Video Above: China Taiwan War
China is making a massive push to quickly produce large numbers of 5th-generation J-20 jets, a move which could further solidify the People’s Liberation Army Air Force as a dominant regional power.
J-20s and F-35s
Being without a carrier-launched 5th-generation fighter able to project power from the sea, China would likely rely upon its land-launched J-20 in any kind of regional engagement.
Clearly when it comes to projecting power beyond the Pacific in the air, it seems China might be quite challenged to compete with US airpower.
However, when it comes to regional power, they would likely be more of a factor. Both Japan and Taiwan are close enough for a land launched J-20 to reach from mainland China, without needing a tanker.
China may only have roughly 50 J-20s or so according to several news reports, a scenario which could make them vulnerable even in a regional confrontation in the Pacific.
The US is planning more than 2,000 F-35s across three services and Japan just made a multi-billion dollar F-35 buy, so Chinese air dominance in the Pacific is by no means a certainty. In fact it would seem entirely unlikely, given the fast arriving number of US and Japanese F-35s and forward-positioned 5th-generation assets in places like Guam.
These factors are likely a key reason why a Chinese-government-backed newspaper is reporting that the PLA Air Force is now surging into a mass production phase with J-20s. China is well known for having a large industrial base, something it is leveraging quickly to fast-track new carriers, destroyers and amphibs to force, and there are now indications that China is moving quickly to leverage this ability when it comes to aircraft production.
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The J-20 was recently upgraded with a Chinese-engineered WS-10 engine, so domestic production of the jet can become more streamlined and efficient with a higher optempo.
“The switch to domestically made WS-10 engines from imported ones has made mass production possible…. other systems on the J-20, including the avionics system, radar system and weapons systems, were already domestically developed,” the Global Times states.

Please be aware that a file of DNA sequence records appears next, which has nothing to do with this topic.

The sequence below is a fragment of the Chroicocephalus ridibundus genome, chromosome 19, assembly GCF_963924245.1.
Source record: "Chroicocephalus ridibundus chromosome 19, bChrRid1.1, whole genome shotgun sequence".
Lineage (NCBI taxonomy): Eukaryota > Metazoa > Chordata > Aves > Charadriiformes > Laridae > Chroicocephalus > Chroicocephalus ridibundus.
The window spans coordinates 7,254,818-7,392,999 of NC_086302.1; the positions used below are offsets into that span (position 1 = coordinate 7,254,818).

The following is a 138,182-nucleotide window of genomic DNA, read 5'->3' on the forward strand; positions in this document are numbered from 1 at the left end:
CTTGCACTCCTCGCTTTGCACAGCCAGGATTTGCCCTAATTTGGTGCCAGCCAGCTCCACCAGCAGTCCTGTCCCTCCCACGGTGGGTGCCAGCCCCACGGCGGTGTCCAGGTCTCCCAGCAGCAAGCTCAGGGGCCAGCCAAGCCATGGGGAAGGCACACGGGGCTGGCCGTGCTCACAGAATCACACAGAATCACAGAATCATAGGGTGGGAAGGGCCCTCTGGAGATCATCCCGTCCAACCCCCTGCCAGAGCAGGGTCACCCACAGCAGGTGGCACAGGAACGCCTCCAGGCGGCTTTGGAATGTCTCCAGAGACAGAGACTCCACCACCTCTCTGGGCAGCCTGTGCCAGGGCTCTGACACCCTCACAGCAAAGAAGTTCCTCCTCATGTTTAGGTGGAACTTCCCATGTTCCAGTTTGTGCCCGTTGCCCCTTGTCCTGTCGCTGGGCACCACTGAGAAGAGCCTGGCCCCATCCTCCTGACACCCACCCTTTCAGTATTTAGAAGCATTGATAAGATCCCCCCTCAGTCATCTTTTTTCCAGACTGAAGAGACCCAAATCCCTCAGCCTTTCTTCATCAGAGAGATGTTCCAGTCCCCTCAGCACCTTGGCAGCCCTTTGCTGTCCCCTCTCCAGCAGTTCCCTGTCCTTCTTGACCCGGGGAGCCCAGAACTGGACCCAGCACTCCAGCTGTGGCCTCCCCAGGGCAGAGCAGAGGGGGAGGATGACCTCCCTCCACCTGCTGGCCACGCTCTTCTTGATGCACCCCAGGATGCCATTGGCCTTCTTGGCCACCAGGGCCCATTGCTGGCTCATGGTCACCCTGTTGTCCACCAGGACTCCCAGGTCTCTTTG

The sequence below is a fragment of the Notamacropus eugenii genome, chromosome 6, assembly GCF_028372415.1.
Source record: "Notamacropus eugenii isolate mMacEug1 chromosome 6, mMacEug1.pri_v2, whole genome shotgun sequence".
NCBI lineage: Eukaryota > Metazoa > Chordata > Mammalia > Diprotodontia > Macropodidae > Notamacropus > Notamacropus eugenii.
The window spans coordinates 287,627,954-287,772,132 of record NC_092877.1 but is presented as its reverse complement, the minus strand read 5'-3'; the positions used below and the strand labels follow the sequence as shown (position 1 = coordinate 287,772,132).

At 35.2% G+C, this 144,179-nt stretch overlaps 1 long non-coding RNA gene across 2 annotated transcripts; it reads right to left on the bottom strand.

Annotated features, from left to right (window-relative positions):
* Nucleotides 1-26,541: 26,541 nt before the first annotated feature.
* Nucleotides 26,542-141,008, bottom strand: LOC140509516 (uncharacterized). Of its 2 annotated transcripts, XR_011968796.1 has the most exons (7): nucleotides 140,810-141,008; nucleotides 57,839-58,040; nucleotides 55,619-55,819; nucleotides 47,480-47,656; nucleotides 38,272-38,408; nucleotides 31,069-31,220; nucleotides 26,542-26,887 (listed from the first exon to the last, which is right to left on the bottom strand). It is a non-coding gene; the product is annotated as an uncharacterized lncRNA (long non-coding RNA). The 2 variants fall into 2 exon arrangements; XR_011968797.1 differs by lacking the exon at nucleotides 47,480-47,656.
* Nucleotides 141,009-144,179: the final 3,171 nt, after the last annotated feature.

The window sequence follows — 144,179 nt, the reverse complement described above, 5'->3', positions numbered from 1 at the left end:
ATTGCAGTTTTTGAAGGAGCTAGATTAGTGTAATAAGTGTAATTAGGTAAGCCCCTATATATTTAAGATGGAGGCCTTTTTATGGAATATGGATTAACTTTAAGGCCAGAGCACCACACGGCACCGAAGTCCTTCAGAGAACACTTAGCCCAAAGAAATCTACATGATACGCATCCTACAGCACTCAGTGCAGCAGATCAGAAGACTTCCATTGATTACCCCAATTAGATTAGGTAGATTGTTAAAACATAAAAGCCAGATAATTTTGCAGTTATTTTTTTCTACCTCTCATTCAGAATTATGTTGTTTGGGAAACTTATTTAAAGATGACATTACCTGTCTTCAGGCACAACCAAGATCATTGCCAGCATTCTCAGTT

The scope and pace of a J-20 production ramp up may not yet be clear, however the intent and industrial capacity both seem to be there. Given the consensus that Sun Tzu’s “mass matters” principle is still quite relevant and important in modern warfare, China would need much larger numbers of J-20s to truly compete for air superiority both globally and also in a purely regional sense.
Video Above: Comparing U.S. 5th Generation Fighter Jets, F35 & F22 to China's Fighter Jets, Including the J-20
At the same time, alongside what can be seen in terms of its external stealth configuration and resemblance to the F-22 and F-35, there is little to no information as to whether it could truly rival a US or Japanese 5th-generation aircraft.
Should the J-20 be unable to compete with a US F-35 when it comes to sensor range, targeting precision and multi-role air dominance, then having larger numbers of the aircraft might not necessarily make too much of a difference.
Finally, while being restricted to land-launched possibilities might not prevent J-20s from having a decisive impact against Japan or Taiwan, it certainly would limit China’s ability to project global air power without substantial forward basing.
Kris Osborn is the defense editor for the National Interest. Osborn previously served at the Pentagon as a Highly Qualified Expert with the Office of the Assistant Secretary of the Army—Acquisition, Logistics & Technology. Osborn has also worked as an anchor and on-air military specialist at national TV networks. He has appeared as a guest military expert on Fox News, MSNBC, The Military Channel, and The History Channel. He also has a Master’s Degree in Comparative Literature from Columbia University.